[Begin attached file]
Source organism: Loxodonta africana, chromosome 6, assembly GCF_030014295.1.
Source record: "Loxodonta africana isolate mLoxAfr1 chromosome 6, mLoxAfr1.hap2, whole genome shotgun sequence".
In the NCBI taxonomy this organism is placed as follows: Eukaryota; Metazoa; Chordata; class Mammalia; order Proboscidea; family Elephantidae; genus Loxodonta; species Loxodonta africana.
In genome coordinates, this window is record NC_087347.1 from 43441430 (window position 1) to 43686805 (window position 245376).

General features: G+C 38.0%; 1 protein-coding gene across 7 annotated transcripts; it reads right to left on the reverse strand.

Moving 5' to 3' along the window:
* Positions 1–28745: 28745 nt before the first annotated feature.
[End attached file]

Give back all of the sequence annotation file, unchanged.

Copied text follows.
Source organism: Loxodonta africana, chromosome 6, assembly GCF_030014295.1.
Source record: "Loxodonta africana isolate mLoxAfr1 chromosome 6, mLoxAfr1.hap2, whole genome shotgun sequence".
In the NCBI taxonomy this organism is placed as follows: Eukaryota; Metazoa; Chordata; class Mammalia; order Proboscidea; family Elephantidae; genus Loxodonta; species Loxodonta africana.
In genome coordinates, this window is record NC_087347.1 from 43441430 (window position 1) to 43686805 (window position 245376).

General features: G+C 38.0%; 1 protein-coding gene across 7 annotated transcripts; it reads right to left on the reverse strand.

Moving 5' to 3' along the window:
* Positions 1–28745: 28745 nt before the first annotated feature.